The bridge over the River Thames that inspired ‘London Bridge is falling down’ may have been an earlier construction, but by the late 1960s the nursery rhyme’s sentiments could equally have applied to its successor, the five-arch stone overpass opened in 1831 separating Pittsburgh Point.
At the start of the 20th Century, London Bridge was London’s busiest point; 8,000 pedestrians and 900 vehicles crossed it every hour. After being widened in 1902, it remained unchanged for over 60 years – though it was noted to be sinking about an inch every eight years.
In 1967, the Common Council of the City of London decided enough was enough, and the bridge would have to be replaced. At this time it was common practice for old structures to simply be demolished and dumped – a fate that looked likely for London Bridge.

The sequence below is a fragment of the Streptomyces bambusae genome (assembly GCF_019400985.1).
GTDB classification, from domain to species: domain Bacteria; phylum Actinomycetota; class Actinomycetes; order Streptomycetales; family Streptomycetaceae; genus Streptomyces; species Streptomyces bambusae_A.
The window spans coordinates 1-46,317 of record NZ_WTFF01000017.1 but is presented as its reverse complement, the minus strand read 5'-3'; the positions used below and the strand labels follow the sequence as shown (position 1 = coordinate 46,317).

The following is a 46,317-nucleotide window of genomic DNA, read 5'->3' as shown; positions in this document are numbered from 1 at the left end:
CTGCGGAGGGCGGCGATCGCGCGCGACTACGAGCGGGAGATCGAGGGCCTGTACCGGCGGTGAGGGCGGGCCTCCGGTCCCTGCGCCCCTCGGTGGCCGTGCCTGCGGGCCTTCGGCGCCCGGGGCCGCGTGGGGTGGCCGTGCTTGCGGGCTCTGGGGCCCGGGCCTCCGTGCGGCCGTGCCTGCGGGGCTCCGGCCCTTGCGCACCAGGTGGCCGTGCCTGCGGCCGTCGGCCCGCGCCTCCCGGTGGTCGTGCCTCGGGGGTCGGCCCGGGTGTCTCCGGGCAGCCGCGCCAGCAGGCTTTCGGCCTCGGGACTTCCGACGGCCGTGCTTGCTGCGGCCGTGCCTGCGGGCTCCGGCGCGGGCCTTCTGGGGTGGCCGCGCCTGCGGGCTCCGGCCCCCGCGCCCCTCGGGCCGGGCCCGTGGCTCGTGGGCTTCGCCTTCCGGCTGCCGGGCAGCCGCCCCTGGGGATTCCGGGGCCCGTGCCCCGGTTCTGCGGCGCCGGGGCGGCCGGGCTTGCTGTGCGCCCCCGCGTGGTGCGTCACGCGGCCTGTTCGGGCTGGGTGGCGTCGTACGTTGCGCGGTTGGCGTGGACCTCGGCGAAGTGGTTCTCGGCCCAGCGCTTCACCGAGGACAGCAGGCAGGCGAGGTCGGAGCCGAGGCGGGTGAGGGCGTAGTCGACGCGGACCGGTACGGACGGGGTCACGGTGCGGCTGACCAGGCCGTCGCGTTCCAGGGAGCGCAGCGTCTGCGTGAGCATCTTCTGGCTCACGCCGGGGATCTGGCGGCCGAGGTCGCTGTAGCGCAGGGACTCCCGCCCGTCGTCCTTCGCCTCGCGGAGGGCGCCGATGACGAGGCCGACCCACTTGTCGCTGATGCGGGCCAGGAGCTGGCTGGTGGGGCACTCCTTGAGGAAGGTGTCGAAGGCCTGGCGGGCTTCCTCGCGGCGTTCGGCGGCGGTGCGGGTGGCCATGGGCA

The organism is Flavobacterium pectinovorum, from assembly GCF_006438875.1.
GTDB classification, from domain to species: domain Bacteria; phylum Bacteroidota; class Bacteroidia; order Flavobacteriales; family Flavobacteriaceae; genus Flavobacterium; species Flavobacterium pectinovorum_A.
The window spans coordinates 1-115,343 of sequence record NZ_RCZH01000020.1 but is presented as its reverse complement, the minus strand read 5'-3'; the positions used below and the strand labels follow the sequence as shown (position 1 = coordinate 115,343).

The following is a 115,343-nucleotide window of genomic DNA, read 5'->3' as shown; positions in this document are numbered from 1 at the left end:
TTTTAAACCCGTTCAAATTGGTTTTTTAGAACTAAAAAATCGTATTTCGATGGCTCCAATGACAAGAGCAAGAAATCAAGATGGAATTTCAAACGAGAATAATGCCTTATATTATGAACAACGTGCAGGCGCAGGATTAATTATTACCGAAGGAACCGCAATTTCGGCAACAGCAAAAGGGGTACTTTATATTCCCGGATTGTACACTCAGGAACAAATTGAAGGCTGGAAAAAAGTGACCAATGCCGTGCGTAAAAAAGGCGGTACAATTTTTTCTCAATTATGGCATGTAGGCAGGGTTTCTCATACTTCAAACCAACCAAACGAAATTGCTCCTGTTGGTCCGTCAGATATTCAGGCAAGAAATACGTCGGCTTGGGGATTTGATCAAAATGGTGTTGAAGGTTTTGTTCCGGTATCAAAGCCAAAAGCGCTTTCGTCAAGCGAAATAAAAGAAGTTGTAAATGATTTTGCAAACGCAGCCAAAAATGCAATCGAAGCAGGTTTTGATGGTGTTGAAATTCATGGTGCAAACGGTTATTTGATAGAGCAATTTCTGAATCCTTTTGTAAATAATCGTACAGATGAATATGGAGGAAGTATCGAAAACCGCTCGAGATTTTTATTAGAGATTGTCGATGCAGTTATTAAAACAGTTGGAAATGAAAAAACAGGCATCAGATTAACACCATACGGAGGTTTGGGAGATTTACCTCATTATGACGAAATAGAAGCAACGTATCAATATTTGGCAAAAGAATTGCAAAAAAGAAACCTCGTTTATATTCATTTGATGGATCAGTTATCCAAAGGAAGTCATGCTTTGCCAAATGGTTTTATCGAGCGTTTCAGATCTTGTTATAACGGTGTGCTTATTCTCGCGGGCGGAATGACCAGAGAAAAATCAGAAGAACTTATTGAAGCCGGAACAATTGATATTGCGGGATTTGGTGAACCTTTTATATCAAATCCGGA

Step forward Ivan Luckin – Council member and former PR man – who first suggested the old bridge could be sold to Americans as a tourist attraction. Though initially considered a crazy idea, the Council eventually agreed to put the bridge up for sale.
Luckin flew to the US himself and addressed the British-American Chamber of Commerce in New York. It paid off – on April 18, 1968, entrepreneur Robert P. McCulloch of McCulloch Oil formally purchased the bridge for $2,460,000 (£1,029,000) at London’s Guildhall.
McCulloch had the granite blocks from the original bridge numbered and transported to America at a further cost of $7 million, for reconstruction in Lake Havasu City (below), a planned community he had established in 1964 on the shore of Lake Havasu, Arizona.
Property sales and investment was boosted by the rebuilt bridge, so McCulloch comfortably recouped his outlay on it; it is now the second biggest single tourist attraction in the state behind the Grand Canyon.